The non-invasive assessment of the condition of paved areas using electrical resistivity techniques

Yan, Ting (2020). The non-invasive assessment of the condition of paved areas using electrical resistivity techniques. University of Birmingham. Ph.D.

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This work to detect wet areas below a paved surface is part of a 10-year research programme “ATU” (Assessing the Underworld), sponsored by EPSRC to assess the condition of the underworld by various techniques [1]. A low-frequency (5 kHz to 15 kHz) non invasive electrical resistivity technique was applied to a paved surface to assess the condition of upper layers of the asphalt. Generally, the paved surface (e.g. an asphalt pavement) is constructed using a base layer, a sub-base layer and a sub-grade layer or the natural soil foundation. The thickness of the upper typically ranges from 18 mm to 40 mm according to the standards for highway construction in the UK [2].

The electrical resistivity technique applied in this research has been implemented using a capacitive-coupled resistivity (CCR) system. Four square-plate electrodes C1, P1, P2 and C2, of large dimensions compared to the electrode spacing, are operated as inline capacitive sensors: electrodes C1 and C2 act as current sources coupling electrical current into the pavement; while electrodes P1 and P2 operate as receiver sensors to measure the voltage in the media. By this method, the quantity of electrical impedance could be estimated. It is assumed that as the moisture content of the wearing layer increases, its resistivity decreases and its dielectric constant increases. It is believed that this is the first time that this capacitive-coupled resistivity technique has been researched and applied to the condition assessment of asphalt pavement. The separation between the electrode plate and the ground surface affects the capacitance value, and hence, the coupling of the electrical signal into the ground. Thus, the surface roughness of the wearing layer could reasonably be expected to influence the capacitance. Surface roughness effects on capacitors have been studied in the nanoscale integrated circuit (IC) application area. However, no research has been published about the impact of the pavement surface roughness on the impedance measurements, obtained by the capacitive-coupled resistivity technique. In this research a laser profiling instrument with an along-track resolution of 0.125 mm and a typical height resolution of 50 μm has been utilised to measure the asphalt pavement surface roughness height distribution of the areas surveyed using the capacitive coupled resistivity technique. These surface roughness height distribution data will be incorporated into the measurement data processing as correction factors, to achieve more accurate survey results. The moisture content of the wearing layer of asphalt pavements will be estimated using the Cole-Cole model for these corrected results.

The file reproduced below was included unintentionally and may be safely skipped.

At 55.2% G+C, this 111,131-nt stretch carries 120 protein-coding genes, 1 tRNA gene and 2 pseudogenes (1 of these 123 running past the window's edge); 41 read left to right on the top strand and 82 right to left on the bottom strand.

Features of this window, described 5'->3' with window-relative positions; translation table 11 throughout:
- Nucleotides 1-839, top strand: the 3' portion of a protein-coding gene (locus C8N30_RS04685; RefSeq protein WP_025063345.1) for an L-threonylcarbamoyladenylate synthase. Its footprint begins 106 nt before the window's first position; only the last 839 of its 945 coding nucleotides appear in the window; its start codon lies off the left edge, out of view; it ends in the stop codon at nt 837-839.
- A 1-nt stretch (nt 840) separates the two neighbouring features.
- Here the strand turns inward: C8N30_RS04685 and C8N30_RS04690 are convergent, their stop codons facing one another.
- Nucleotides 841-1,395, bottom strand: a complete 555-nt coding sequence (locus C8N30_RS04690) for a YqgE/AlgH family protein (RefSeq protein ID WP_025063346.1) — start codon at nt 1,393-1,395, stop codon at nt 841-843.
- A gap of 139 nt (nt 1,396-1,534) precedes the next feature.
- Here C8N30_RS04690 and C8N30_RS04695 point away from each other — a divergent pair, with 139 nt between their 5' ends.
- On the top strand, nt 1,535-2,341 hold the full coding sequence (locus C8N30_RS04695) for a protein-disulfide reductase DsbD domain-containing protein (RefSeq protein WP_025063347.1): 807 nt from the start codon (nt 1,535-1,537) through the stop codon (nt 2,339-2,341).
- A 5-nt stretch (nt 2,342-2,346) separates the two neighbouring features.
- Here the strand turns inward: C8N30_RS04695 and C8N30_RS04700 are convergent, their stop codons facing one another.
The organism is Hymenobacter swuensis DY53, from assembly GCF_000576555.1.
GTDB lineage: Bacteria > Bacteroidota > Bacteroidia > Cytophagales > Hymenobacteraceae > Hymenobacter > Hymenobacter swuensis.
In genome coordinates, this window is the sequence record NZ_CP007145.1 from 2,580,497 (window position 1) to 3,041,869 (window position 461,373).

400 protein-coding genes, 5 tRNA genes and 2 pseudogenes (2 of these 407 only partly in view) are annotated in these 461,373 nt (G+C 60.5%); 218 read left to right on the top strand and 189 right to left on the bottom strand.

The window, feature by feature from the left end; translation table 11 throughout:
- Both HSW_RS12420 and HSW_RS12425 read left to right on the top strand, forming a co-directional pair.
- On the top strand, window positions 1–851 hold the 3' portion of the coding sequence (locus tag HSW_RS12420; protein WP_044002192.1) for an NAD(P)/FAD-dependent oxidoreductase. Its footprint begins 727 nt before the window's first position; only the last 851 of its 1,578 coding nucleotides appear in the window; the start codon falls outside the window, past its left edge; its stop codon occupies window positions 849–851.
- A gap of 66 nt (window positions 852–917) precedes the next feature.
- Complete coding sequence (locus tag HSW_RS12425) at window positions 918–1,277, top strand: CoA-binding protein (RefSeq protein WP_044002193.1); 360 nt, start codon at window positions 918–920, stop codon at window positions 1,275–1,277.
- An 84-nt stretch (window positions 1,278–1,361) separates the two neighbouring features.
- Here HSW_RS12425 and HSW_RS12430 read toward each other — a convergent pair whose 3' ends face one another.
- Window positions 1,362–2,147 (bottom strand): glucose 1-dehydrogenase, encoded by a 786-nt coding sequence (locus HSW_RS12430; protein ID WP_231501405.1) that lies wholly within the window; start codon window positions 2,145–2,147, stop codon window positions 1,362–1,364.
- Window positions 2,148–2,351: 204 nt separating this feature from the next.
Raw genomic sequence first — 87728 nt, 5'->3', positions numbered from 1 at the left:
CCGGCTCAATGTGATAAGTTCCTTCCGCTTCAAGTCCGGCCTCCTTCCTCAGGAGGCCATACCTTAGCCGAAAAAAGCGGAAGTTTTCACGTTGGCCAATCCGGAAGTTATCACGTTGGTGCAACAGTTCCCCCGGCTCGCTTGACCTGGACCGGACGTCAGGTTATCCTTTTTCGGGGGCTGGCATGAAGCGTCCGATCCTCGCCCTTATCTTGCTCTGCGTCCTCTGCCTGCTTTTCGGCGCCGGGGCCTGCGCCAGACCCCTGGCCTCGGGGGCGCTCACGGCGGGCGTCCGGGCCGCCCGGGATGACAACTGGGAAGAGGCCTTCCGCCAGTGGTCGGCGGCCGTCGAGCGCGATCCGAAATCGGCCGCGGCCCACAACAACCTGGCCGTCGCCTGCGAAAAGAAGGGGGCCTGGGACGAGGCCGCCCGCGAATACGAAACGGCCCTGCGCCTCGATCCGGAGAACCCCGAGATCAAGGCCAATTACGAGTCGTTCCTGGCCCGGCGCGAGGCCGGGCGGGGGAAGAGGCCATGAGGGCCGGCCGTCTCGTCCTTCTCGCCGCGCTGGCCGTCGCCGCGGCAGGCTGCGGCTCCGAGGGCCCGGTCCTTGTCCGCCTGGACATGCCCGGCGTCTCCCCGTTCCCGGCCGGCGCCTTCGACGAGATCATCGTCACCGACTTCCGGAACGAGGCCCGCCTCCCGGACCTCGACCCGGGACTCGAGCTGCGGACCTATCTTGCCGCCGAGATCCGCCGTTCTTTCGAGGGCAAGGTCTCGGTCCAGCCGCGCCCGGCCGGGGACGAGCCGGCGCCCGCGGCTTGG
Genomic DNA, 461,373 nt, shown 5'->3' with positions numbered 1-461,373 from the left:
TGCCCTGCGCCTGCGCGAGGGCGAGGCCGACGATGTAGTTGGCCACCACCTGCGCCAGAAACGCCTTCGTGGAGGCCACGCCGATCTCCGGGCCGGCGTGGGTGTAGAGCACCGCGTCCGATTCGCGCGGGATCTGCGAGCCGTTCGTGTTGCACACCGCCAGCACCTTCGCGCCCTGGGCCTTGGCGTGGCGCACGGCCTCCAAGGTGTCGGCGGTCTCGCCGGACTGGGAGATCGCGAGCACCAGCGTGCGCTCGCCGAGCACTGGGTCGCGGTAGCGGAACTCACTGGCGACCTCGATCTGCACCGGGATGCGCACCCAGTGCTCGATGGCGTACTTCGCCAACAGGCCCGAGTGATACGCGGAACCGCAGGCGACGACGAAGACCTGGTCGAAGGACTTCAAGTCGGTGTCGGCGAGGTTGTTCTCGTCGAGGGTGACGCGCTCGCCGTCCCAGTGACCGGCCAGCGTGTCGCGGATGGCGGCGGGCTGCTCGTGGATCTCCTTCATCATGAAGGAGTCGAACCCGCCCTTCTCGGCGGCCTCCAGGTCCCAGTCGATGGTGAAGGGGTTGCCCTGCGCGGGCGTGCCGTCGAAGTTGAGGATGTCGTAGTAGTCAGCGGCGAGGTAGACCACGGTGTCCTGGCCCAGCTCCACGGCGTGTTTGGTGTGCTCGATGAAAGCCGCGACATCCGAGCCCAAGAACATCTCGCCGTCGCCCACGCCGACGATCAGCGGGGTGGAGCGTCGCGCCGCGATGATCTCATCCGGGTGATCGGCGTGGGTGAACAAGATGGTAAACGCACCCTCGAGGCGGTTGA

According to the experiments conducted within the laboratory and field surveys on asphalt pavements in different locations, it is concluded that the measured reactance is an indication of surface roughness (with a typical maximum peak-peak roughness of 1.2 cm for the results presented within this thesis); while the real part of the measured impedance indicates the moisture content of the wearing layer of the asphalt pavement. A larger measured reactance indicates a rougher pavement surface. A smaller real part of the measured impedance indicates a higher moisture content within the sub-surface layer.

Type of Work: Thesis (Doctorates > Ph.D.)
Award Type: Doctorates > Ph.D.
Licence: All rights reserved
College/Faculty: Colleges (2008 onwards) > College of Engineering & Physical Sciences
School or Department: School of Engineering, Department of Electronic, Electrical and Systems Engineering
Funders: Engineering and Physical Sciences Research Council
Subjects: T Technology > TE Highway engineering. Roads and pavements
T Technology > TK Electrical engineering. Electronics Nuclear engineering


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